King Content

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Overfed and under-managed.

Back in the day when the word processor ruled the office application suite, before even Prince PowerPoint usurped the show-and-tell crown, knowledge management was a poorly understood practice (without even the merit of capital letters). Perfect-bound user-guides jostled with biblical-sized technical specifications on shelves and sometimes on shared departmental drives (which may or may not have benefited from regular backups).

This was around the time when Bill Gates wrote his now-famous “Content is King ” essay predicting the exponential growth of content on the (relatively) new internet, and the accompanying ascendance of content providers.

“One of the exciting things about the Internet,” enthused the youthless Gates, “is that anyone with a PC and a modem can publish whatever content they can create.”

At times it can seem as if whatever-content has been published by anyone ever since.

“In a sense,” Gates went on, “the Internet is the multimedia equivalent of the photocopier. It allows material to be duplicated at low cost, no matter the size of the audience.”

Copy-paste-edit, copy-paste-edit… That’s the sound of the king getting fat.

While the streams of media content (which was what Gates was really talking about) continue to fire-hose us with ever increasing volumes of news, opinion, and social posturing, so too does the content generated internally within organizations, particularly technically-driven organizations.

Now we have wikis for Knowledge Management (note the caps!). We have Content Management Systems, micro blogging and Instant Messaging, static websites, all-in-one project collab spaces. Sometimes we have more ways to communicate than interesting things to say.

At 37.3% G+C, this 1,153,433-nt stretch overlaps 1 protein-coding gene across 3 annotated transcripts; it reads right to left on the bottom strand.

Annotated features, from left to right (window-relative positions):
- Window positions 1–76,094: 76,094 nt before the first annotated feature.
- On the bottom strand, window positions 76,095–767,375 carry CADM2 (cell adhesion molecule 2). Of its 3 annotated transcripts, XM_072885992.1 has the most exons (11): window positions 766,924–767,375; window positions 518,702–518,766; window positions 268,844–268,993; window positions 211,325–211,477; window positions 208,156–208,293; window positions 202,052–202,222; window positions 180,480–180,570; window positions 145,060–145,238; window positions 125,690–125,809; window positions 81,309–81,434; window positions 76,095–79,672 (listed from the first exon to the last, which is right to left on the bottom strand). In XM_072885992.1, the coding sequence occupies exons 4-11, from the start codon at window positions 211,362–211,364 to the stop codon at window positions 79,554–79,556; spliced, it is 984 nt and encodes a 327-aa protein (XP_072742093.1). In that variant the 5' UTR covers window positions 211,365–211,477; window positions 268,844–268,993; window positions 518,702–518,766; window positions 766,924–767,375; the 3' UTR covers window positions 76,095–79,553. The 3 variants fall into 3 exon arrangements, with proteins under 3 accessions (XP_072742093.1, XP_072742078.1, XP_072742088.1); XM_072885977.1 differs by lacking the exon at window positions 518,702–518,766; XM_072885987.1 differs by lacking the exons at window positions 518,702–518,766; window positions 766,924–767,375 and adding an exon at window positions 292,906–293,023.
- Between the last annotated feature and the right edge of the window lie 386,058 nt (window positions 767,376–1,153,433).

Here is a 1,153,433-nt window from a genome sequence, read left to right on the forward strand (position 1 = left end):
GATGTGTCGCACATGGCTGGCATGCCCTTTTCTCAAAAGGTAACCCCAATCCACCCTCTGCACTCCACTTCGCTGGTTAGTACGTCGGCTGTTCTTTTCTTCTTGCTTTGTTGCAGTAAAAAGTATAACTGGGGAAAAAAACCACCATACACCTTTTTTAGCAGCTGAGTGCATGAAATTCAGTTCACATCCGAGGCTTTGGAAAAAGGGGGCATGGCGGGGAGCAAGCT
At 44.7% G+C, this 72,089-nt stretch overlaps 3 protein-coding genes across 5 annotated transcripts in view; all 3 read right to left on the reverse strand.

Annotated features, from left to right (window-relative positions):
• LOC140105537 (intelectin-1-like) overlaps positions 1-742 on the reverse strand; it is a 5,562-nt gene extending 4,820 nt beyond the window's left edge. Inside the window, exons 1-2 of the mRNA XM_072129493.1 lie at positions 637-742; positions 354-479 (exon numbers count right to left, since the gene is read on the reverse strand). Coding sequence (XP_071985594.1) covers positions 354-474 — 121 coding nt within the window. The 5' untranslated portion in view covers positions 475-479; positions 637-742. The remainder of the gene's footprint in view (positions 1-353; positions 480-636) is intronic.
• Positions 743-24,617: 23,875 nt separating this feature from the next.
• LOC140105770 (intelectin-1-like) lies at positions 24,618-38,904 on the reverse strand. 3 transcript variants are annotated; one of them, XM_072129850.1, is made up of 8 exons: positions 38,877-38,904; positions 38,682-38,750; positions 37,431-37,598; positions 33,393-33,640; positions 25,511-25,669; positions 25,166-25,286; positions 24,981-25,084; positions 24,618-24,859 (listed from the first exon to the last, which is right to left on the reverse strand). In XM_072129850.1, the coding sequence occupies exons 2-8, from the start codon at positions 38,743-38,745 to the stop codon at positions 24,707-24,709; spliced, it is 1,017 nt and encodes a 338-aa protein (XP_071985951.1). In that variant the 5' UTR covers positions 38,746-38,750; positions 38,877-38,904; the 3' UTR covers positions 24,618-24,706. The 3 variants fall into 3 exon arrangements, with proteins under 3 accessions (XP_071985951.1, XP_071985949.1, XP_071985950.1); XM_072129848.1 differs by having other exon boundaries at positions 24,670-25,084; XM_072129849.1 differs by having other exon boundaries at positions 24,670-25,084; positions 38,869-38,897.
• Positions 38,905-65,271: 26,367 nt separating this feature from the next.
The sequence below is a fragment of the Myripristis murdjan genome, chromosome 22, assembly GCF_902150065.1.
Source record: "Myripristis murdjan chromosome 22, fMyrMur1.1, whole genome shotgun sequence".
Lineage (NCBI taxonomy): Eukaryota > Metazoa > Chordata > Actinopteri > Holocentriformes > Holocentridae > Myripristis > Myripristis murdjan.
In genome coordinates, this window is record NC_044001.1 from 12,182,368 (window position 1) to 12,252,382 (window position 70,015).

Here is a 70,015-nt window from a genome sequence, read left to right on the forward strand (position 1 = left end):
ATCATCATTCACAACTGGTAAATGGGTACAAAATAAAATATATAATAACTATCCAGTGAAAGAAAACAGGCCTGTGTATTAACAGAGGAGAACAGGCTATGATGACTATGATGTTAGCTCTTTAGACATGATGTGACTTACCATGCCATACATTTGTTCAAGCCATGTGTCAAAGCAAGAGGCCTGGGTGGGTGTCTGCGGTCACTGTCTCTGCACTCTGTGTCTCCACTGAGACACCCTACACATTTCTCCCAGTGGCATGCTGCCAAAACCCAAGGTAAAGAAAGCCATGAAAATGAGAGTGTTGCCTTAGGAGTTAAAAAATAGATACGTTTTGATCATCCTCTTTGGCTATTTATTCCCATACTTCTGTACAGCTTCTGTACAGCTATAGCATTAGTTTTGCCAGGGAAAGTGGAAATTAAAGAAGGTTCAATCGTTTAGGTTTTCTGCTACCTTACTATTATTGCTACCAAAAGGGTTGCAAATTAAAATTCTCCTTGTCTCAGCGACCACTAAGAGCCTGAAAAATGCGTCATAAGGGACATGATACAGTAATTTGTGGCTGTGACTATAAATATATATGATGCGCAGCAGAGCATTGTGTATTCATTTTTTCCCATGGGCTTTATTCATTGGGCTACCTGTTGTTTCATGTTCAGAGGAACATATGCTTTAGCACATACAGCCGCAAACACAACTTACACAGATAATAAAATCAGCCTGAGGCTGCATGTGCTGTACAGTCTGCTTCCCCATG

It’s easier now than it has ever been to collaborate, it’s easier to contribute knowledge and share information with work colleagues wherever they are.

In fact there’s now no excuse, besides simple modesty, not to document for your co-workers’ enlightenment, that your morning coffee preference is a quad venti half-caf breve no foam with whip, two splenda, stirred skinny three pump peppermint mocha and 3 short sprinkles of cinnamon. (Try saying all that through a facemask.)

The point is, too much information is just as bad as too little. King Content has become obese, and a flabby king is no use to anyone in the age of agility, lean methods and short sprints.

The royal diet

What is to be done? How do we get the king slimmed-down and agile once again?

As with any diet, ruthless discipline and iron resolve alone are insufficient. Nor will a one-off crash-diet reap the full benefits. We must build good habits if we are to lock in long-term gains. It’s a life-style thing and, for technical content, the main benefit is delivered in the long tail of Technical Content Curation .

But if there’s no miracle diet, no magic algorithm to cut the fat, there are at least a few basic principles which, when observed, will start the cure.


Information cannot flow when it’s spread across local drives, private online repositories, wikis, and chat channels. Important technical content should be in one place, or at least accessible through a single point of entry. This helps not only information seekers but also those who need to contribute and maintain information. Consistency in location, clarity of structure, and a commonality of tools enhance the free flow of written knowledge. It’s worth noting that a dispersed content repository should also raise questions about information security and control.


There’s a tendency to flat storage in wikis and shared drives, as well as with many content management systems. This is often because contributors don’t know where to put the content they create, so they save it in the default folder. A logical hierarchy vigorously defended will clear the problem of the cluttered root directory. Alternative navigation channels using topic relationships and tagging can also help.


Only once you know where everything is and how it should be organized, can pruning begin. Purging technical content is the digital equivalent of the Japanese art of de-cluttering , but without the “spark of joy” requirement, nor the recourse to ritual salts. Gratitude to old documents before disposal is also unnecessary, but you should probably archive content in any case; don’t delete unless there are obvious duplicates.


The aim of curation is to keep the information artifacts relevant and current. It’s an iterative process producing small, regular improvements against the plan.

Plan? There is always a plan, of course, and the Technical Content Strategy is something in the nature of a recipe for the King’s all-you-can-eat salad. But perhaps that’s the subject of another post.